Training a Fish Detector with NVIDIA DetectNet (Part 2/2)

As described in my previous post, Training a Fish Detector with NVIDIA DetectNet (Part 1/2), I’ve prepared Kaggle Fisheries image data with labels ready for DetectNet training. It’s time to load the data to my DIGITS server and do the training.

Training a DetectNet model with DIGITS is mostly straightforward, except that I had to modify image width and height correctly (1280x720) in the prototxt file (more on this later). I basically followed the Object Detection example (with KITTI dataset) in the NVIDIA/DIGITS GitHub repository.

I first loaded the Object Detection dataset into DIGITS.

New Object Detection Dataset in DIGITS

Next I created an Object Detection model to be trained with the dataset. Following the DIGITS Object Detection KITTI example, I set Subtract Mean to None, set Solver type to Adam, set Base Learning Rate to 0.0001 with (advanced) Exponential Decay Policy and 0.95 Gamma value, set Batch size to 2 and set Batch Accumulation to 5. Note that training the DetectNet on a GTX-1080 with 8GB memory, I was only able to fit at most 2 1080x720 input images as a batch to the GPU.

New Object Detection Model on DIGITS

Learning Rate Decay

I then copied and pasted the example detectnet_network.prototxt as my Custom Network. And I did 2 important modifications here.

  1. I modified all image sizes from 1248x352 (or 1248x384) to 1280x720 in the prototxt. There are 6 occurences in total. Refer to the screenshot below for 2 of such occurences.
  2. I used a caffemodel (DNN weights) which had been pre-trained with KITTI dataset. With this transfer learning trick, I think the network should be able to learn faster.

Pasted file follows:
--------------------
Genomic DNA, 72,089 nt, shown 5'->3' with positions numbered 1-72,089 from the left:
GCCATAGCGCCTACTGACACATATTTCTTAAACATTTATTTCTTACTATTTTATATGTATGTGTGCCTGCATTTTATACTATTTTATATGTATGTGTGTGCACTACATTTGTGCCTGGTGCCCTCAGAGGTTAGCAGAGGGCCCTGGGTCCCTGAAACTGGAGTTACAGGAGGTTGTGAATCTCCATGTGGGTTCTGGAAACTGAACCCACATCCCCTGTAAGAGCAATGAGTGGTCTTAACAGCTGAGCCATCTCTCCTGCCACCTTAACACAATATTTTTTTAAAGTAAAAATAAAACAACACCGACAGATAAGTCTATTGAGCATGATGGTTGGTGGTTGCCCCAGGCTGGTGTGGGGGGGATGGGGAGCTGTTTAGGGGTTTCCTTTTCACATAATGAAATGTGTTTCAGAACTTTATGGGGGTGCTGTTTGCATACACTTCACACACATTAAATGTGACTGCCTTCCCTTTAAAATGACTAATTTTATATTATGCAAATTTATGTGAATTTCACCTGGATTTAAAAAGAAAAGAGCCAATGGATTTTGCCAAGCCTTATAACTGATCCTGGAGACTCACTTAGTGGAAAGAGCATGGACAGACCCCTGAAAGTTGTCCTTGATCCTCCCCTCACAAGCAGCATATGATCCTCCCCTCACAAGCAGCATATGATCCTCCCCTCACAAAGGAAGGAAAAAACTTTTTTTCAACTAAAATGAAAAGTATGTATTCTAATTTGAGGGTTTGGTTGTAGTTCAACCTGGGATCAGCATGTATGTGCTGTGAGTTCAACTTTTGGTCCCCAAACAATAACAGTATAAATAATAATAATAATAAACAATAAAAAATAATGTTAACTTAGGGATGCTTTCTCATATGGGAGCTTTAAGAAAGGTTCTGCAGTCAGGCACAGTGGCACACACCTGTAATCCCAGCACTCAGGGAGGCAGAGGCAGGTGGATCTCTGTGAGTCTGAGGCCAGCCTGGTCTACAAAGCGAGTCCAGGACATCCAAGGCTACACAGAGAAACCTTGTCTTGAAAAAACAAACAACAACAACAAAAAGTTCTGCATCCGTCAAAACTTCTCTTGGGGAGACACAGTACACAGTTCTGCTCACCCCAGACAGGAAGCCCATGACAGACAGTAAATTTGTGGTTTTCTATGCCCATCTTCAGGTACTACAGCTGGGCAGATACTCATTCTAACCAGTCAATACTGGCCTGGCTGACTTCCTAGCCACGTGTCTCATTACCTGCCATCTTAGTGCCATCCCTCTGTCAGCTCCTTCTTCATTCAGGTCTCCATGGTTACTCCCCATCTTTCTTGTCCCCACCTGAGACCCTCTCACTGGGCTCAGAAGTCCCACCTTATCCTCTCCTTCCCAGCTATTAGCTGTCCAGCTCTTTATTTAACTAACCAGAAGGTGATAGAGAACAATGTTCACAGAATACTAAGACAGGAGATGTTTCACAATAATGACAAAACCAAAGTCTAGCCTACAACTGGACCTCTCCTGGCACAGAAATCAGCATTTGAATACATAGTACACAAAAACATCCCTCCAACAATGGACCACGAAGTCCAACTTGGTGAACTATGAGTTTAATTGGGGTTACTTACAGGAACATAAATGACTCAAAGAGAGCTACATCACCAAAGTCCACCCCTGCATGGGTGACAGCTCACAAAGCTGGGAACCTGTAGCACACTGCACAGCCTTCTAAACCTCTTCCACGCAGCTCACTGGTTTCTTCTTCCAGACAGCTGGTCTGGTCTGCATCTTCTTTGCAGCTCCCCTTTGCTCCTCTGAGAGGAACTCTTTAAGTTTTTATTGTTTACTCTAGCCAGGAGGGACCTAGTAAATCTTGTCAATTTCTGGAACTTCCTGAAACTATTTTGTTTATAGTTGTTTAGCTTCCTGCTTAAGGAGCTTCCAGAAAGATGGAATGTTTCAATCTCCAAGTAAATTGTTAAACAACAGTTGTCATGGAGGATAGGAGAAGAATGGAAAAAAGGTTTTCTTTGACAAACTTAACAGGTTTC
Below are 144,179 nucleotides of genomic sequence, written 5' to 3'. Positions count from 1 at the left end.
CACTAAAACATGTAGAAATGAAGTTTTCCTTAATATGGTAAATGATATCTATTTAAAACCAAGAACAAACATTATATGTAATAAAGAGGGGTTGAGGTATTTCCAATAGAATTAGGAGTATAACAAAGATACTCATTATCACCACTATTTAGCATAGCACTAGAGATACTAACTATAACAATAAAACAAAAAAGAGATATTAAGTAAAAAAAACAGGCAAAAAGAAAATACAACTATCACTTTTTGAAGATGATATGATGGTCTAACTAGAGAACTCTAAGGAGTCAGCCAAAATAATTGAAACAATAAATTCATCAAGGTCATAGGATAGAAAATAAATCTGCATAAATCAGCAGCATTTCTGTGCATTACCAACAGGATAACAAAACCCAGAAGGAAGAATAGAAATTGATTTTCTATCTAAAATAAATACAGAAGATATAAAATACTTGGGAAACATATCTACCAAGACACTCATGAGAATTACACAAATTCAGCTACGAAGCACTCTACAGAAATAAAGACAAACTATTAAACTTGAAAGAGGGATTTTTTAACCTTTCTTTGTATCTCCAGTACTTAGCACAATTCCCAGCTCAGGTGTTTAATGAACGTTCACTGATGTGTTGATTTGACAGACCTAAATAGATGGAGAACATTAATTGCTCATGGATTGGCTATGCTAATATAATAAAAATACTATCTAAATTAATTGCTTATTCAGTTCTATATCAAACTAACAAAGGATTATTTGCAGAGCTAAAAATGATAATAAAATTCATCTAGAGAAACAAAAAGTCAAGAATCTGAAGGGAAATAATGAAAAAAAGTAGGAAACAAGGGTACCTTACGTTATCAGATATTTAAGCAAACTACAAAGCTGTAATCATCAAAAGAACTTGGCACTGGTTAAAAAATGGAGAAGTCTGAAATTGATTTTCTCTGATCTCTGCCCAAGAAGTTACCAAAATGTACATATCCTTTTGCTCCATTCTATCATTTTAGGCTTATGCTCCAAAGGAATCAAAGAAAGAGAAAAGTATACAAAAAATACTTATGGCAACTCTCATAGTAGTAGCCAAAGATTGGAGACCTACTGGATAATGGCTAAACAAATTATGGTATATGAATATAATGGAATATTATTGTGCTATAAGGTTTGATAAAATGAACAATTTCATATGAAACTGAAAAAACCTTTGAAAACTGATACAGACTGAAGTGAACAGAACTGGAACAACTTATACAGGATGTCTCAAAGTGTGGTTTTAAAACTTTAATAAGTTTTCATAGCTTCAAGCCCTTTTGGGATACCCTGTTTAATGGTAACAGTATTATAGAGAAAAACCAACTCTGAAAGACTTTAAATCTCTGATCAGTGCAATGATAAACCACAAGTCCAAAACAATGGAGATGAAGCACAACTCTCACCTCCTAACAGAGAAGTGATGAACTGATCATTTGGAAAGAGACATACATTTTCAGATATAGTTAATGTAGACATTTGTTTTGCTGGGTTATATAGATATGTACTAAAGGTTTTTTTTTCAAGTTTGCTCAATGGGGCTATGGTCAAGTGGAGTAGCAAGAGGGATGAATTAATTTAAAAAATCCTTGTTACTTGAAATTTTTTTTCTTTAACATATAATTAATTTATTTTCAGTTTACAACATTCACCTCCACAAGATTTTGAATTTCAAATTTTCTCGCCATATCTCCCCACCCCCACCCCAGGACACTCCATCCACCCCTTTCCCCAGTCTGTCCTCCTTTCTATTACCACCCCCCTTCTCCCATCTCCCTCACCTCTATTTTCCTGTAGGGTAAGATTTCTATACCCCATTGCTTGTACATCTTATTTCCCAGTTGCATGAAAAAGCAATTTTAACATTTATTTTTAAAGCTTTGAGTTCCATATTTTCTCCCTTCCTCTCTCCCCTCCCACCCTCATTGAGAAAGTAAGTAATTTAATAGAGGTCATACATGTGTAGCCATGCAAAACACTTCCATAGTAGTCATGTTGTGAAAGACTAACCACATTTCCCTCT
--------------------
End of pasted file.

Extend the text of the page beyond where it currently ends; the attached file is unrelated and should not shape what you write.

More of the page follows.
Custom Network definition

I trained the DetectNet model for 300 epochs in the first round. As a result I got a model with validation precision 75.3%, recall 76.0% and mAP 64.4. (By the way, training this model for 300 epochs on my GTX-1080 desktop PC took roughly 21 hours.)

Training 1st Round

I took the result of the first round, fine-tuned a few parameters, lowering the learning rate a little bit, and trained the model again for 300 epochs. The result improved a little bit. In the end I had a DetectNet model with validation precision 86.77%, recall 87.12% and mAP 78.6.

Training 2nd Round

Finally I tested my trained DetectNet model with the Test Many function in DIGITS. I could see that the model indeed had about 80% accuracy in detecting fishes on newly unseen test images (from

Here is an example for which the model made a correct prediction.

Correct Prediction

And here is an example for which the model had clearly missed a fish.

Incorrect Prediction

Finally, I tried to deploy the fish detector onto Jetson TX2. I downloaded the final (epoch #300) network snapshot from DIGITS, and copied the files onto Jetson TX2. I had to manually remove the last Python layer in the deploy.protxt. I also modified detectnet-camera/detectnet-camera.cpp to use my Logitech C920 USB camera (/dev/video1) as video input. Then I ran the jetson-inference demo code by:

$ cd ~/project/jetson-inference/build/aarch64/bin
$ ./detectnet-camera \
          -model /home/nvidia/project/jetson-inference/data/networks/DetectNet-Fisheries/snapshot_iter_88200.caffemodel \
          -prototxt /home/nvidia/project/jetson-inference/data/networks/DetectNet-Fisheries/deploy.protxt \
          -input_blob data \
          -output_cvg coverage \
          -output_bbox bboxes

So there I had it: a real-time fish detector on Jetson TX2, which is capable of processing 1280x720 images at 7.6 frames per second…

Fish detector on Jetson TX2

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